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Jul 14

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Jul 10

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Jul 07

A metaphor of cultural appropriation for SFF writers.

maryrobinette:

A metaphor of cultural appropriation for SFF writers.

You know when a mainstream book goes really big, and it’s something that uses SF tropes. Like, for instance, if someone writes a books with vampires and then acts as though urban fantasy doesn’t exist. Her fans read it. They say, “OMG! These vampires that she’s invented are the best thing ever!”

And then they run across Dracula and are all, “Hey– this Stoker guy is totally ripping off vampires.…

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So much this.

Jun 26

Simon & Schuster Ends Library Ebook Pilot, Expands Access to All Interested Libraries | Digital Book World -

suricattus:

This is very cool news.  I am a HUGE supporter of libraries (my parents would have gone broke with three voraciously-reading kids, if we didn’t have an excellent local library) and digital needs to be as widely available as print, IMO.

Okay, the fact that S&S publishes both my mysteries and the upcoming fantasy novels (as well as the Vineart War trilogy) makes this relevant to me as a writer, but I’m mostly squeeing as a reader.

And here’s a nice in-your-eye to Amazon: ”In addition, libraries participating in the program will be functioning as ebook retailers for Simon & Schuster. Patrons can now purchase titles through libraries’ Web portals, with the library receiving a cut of each sale.”

Well, thank fuck for that. Relevant to me as a writer, b/c my books are with S&S, but also as a reader who wants to read all those wonderful S&S books!

Also, love the idea of purchasing through the library portal!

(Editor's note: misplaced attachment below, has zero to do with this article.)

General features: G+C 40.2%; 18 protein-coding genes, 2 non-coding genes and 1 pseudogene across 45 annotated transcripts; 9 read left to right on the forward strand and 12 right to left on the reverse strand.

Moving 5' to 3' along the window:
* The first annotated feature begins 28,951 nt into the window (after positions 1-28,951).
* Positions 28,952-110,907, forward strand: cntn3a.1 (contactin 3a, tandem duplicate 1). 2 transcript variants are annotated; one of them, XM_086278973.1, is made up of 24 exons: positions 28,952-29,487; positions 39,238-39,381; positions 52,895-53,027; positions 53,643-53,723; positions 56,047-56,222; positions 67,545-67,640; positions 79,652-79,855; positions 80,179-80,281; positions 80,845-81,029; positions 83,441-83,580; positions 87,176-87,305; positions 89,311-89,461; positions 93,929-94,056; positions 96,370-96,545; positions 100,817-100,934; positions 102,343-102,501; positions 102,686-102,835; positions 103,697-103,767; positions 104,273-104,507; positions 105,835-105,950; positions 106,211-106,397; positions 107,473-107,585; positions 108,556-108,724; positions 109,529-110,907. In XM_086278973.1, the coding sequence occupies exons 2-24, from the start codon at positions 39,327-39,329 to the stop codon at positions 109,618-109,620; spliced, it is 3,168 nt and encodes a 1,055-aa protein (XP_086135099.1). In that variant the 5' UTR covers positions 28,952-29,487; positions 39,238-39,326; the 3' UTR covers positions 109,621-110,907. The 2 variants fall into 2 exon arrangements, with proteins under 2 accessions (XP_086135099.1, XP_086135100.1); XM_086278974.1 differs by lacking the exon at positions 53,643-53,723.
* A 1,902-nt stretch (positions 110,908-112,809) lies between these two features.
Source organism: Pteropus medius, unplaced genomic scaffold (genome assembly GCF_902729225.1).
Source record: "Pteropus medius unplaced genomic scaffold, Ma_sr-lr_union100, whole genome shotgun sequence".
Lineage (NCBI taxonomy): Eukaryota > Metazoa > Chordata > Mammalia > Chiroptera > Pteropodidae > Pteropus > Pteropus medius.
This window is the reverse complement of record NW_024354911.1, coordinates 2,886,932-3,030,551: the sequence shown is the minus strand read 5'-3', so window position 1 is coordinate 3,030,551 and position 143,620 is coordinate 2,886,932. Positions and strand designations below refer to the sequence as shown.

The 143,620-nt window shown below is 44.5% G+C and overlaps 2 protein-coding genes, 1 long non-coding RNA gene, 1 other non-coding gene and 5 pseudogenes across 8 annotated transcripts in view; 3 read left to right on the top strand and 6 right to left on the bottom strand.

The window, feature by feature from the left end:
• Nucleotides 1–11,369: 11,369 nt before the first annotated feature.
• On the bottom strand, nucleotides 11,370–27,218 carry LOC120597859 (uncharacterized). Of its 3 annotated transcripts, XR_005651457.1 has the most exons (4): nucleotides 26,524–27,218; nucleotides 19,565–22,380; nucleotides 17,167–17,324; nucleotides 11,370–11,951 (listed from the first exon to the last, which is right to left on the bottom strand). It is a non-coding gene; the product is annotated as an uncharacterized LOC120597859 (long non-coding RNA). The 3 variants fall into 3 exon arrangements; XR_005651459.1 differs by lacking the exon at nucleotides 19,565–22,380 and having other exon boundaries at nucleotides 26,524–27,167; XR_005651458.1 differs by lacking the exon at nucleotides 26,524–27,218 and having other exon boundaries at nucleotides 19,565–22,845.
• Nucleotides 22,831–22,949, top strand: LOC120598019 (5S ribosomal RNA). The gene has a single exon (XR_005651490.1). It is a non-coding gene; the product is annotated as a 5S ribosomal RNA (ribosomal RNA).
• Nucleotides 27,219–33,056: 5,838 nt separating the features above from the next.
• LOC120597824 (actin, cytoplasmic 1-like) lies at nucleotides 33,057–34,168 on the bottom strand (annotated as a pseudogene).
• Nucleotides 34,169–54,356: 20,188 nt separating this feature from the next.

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Jun 24

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Jun 22

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Jun 19

ha!

ha!

(Source: f0rget-them-all, via corinneduyvis)

Jun 18

Reblog if you think fanfiction is a legitimate form of creative writing.

absolutely!

(Source: actual-puckett, via corinneduyvis)

Collateral damage -

lagilman:

karisperring, on being a female writer over 40 (particularly in SF/F).

As a female writer over 40, I can’t say she’s wrong.  If you haven’t “hit” before you’re 35, odds are high that you’ll become invisible, marginalized, and forgotten by stores, reviewers, and (eventually) readers.  And while this happens to male writers, too, it’s a significantly and telllingly smaller percentage.

And, unlike so much of the internet, the comments on this one are worth reading, I think.

Wow, yeah. I got pro published when I was 46. Can’t say I every “hit” it, though there was definitely a flurry of activity the year Simon & Schuster took over and reissued my first 2 and my 3rd book within 3 months. Kept getting great reviews & attention from RT and other similar women-spaces, but crickets elsewhere. 

Then S&S dissolved the imprint (Juno Books), my agent’s agency went kaput after the principal died and I’m in a sort of old-lady limbo. I definitely feel marginalized and forgotten. I was never sought out for appearances, except by family (who thankfully worked in libraries/bookstores), and had to work immensely hard to get my name out there. I’m so glad for the fans I did find, but a part of me knows that my writing is worth more notice. My books are awesome and I have great characters - but they’ve been silenced by the marginalization.

Huh, I did not know how strongly I felt about this. Hadn’t really codified it.